Re-released as 2001—Nettwerk—0-6700-30172-2-0
See web site for availability
Recommended. (damon 6/00)
Lily Frost—vocals, percussion, acoustic guitar
Chad Horton—electric and acoustic rhythm guitars, vocal harmonies
Nikolaus Friesen—drums, urban percussion, hand drums
Stefan Sigerson—bass, piano, percussion
Jon Anderson—lead guitar, e-bow, 12 string ricki
Luke Doucet—lead guitars, acoustic lead guitar, pedal steel
Ben Labelle—electric guitar
John Wood—electric guitar
Emmerson Swinford—electric guitar
Jamie Muhoberac—mini moog, organ, synthesizer
Carmen Rizzo—tracks 1, 3, 4, 7, 10
Stefan Sigerson—tracks 2, 6, 8, 9
Jamey Kosh—track 5
NOTE: Lily Frost was picked up by Nettwerk in 2001, and Lunamarium was re-released with rather ugly new cover artwork and touted as 'Lily Frost's Nettwerk debut'. Seems to be exactly the same CD, except with the addition of one more track from the first album at the end. (damon 10/01)
i'd like to once again put forward a hearty recommendation of lily frost. i found their latest release, lunamarium, which does have some overlap with cosmicomic country but also a lot of different material.
i've been listening and trying to find a more coherent way of describing what i like about them. so some miscellaneous thoughts:
instrumentally, it is mostly guitar based, though there's a lot of other stuff in there that wasn't in the live performance i saw. most of the arrangements are quite lush and layered to my ears...i'll hear the main note at any given moment, and then something else will sort of emerge from behind it. mostly quite acoustic. moments of beautiful clarity amidst the lushness. and some really neat sounds that add interest, like the sort of skittering whining sounds at the start of "who am i?"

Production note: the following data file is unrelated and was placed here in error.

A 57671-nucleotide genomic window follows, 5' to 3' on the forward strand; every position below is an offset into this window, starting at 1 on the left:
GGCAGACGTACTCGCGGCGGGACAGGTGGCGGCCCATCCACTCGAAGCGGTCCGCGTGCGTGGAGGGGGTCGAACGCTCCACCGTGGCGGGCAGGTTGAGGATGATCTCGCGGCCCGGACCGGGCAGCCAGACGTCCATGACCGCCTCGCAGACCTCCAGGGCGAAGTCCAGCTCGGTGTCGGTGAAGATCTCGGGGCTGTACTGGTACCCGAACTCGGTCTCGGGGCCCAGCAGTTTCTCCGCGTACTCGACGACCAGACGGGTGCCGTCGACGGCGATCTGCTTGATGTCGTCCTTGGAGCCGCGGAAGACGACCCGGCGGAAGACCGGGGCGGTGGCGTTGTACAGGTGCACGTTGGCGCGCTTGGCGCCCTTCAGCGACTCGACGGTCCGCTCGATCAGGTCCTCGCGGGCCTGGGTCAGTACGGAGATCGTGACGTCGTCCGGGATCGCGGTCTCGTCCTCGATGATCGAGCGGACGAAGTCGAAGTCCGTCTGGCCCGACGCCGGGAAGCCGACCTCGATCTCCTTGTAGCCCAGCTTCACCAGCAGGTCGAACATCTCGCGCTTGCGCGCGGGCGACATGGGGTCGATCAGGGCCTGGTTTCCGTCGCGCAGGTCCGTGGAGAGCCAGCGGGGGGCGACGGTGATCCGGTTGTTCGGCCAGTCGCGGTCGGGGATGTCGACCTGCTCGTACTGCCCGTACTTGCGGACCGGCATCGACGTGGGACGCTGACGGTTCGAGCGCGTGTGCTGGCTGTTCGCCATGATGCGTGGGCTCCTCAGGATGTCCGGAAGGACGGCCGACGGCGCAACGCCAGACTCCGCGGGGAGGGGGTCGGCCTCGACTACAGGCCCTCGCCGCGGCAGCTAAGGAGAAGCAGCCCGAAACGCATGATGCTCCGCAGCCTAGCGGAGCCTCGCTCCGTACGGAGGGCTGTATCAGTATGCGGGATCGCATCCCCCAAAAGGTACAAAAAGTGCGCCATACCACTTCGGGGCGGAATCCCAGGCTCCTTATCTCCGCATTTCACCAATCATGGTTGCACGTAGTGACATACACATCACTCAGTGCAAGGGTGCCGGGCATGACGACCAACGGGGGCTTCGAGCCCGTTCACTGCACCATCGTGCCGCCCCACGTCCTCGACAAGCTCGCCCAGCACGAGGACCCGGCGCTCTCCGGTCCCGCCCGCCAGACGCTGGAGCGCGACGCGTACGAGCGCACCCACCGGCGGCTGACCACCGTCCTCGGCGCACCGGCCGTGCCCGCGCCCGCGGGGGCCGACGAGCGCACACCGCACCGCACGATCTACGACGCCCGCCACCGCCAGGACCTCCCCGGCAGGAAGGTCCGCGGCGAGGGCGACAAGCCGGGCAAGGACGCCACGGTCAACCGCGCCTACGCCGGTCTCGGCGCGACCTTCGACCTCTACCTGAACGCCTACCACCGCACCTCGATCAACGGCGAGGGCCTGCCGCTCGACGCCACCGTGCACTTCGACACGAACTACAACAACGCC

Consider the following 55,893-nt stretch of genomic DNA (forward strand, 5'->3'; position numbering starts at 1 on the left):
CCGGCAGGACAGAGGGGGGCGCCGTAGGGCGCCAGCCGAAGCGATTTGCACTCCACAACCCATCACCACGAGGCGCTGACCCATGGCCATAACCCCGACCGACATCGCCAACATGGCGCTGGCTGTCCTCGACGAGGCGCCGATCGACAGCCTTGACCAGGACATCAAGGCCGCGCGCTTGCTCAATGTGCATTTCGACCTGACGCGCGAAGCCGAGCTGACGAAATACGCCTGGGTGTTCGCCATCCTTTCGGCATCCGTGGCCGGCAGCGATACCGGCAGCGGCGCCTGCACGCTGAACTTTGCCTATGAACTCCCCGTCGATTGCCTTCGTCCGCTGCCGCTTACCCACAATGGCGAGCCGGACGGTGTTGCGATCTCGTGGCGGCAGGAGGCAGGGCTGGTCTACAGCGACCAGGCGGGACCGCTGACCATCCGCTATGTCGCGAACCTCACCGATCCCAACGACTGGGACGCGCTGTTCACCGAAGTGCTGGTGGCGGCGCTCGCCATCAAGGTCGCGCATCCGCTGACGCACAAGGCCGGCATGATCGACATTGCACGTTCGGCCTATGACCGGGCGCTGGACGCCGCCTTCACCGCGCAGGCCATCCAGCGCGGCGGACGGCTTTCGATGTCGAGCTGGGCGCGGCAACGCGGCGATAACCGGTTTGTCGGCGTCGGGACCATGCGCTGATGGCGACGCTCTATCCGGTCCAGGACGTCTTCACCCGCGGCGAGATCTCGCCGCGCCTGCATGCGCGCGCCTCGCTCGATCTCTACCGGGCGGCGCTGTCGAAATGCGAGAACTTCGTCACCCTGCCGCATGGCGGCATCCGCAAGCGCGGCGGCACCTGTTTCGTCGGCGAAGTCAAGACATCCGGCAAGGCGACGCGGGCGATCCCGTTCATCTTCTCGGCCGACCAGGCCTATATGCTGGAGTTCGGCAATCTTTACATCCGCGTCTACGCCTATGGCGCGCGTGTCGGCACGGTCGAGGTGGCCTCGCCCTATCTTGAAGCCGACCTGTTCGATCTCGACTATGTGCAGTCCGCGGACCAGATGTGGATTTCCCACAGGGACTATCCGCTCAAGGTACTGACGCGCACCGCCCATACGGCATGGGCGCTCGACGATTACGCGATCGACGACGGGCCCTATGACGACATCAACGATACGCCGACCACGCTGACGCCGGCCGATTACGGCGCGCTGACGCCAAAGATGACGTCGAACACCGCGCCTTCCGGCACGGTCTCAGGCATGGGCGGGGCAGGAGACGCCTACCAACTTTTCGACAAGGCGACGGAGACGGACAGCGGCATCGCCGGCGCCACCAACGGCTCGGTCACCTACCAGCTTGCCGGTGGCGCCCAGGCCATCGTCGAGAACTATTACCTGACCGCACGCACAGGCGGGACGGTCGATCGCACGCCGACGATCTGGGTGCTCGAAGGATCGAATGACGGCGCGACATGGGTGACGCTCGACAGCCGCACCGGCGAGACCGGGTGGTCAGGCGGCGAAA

stylistically they do range around quite a bit, as i've said previously, but perhaps not quite so much as i sensed at their live performance. still, the mix keeps it interesting. i think some of the music reminds me a bit of edie brickell or maybe slightly frente, but i have a hard time defining that, and it's also her voice. i guess i don't have a *lot* in my collection that i feel i could really compare it to, so that's the best i can do.
lindsey davis' vocals are really beautiful; that languid quality i mentioned before is definitely there—i think i've decided it's partly due to a certain effect that neile has mentioned in relation to susan court's vocal style: she'll sort of hit a note and slide off it a bit, or be just *very* slightly at odds with the music in a sort of thrilling way...hard to describe. in a few places her voice reminds me of kate bush's, especially in the first track, "who am i?", but in a few other places too. sometimes i hear a more languid edie brickell.
the lyrics really contribute to the overall mood, which is...hard to really put a finger on, but sort of "dark but rejoicing" to me. and there's that languidity. there's a sort of dark and dreamy effect, created by the combination of the vocals, the music, and the lyrics, that *really* works for me.
anyway, definitely recommended for anyone who finds the above ramblings sound even slightly interesting. i'd say both cosmicomic country and lunamarium are wonderful, and i'm glad i have both. lunamarium is probably the more polished of the two, though, and i'd recommend it just slightly more. (damon 5/00)
2006—Aporia Records (PO Box 996 Stn F./ Toronto ONT M4Y 2N9/Canada)—APCD-025
Lily Frost—vocals, guitars, keys, percussion
José Miguel Contreras—guitars, organ, bass, drums, vocals, atmospherics
Jason Ball—wurlitzer, synth
Morgan Doctor—drums and percussion (6, 10)
Julia Seager-Scott—harp (2)
Mike Bégin—pedal steel (5, 7)
D.Y. and Stevie B—group vocal (11)
Many of the songs have a cabaret or cabaret noir feel, but dark rock, tango, and 60s-style girl group music are also there. So in some ways it feels more like a collection of songs than a cohesive album. But there are some songs I really, really like, particularly the more theatrical ones like "Enchantment" and "Psychic Cat Fight." (JoAnn Whetsell)
Thanks to damon and JoAnn Whetsell for work on this entry.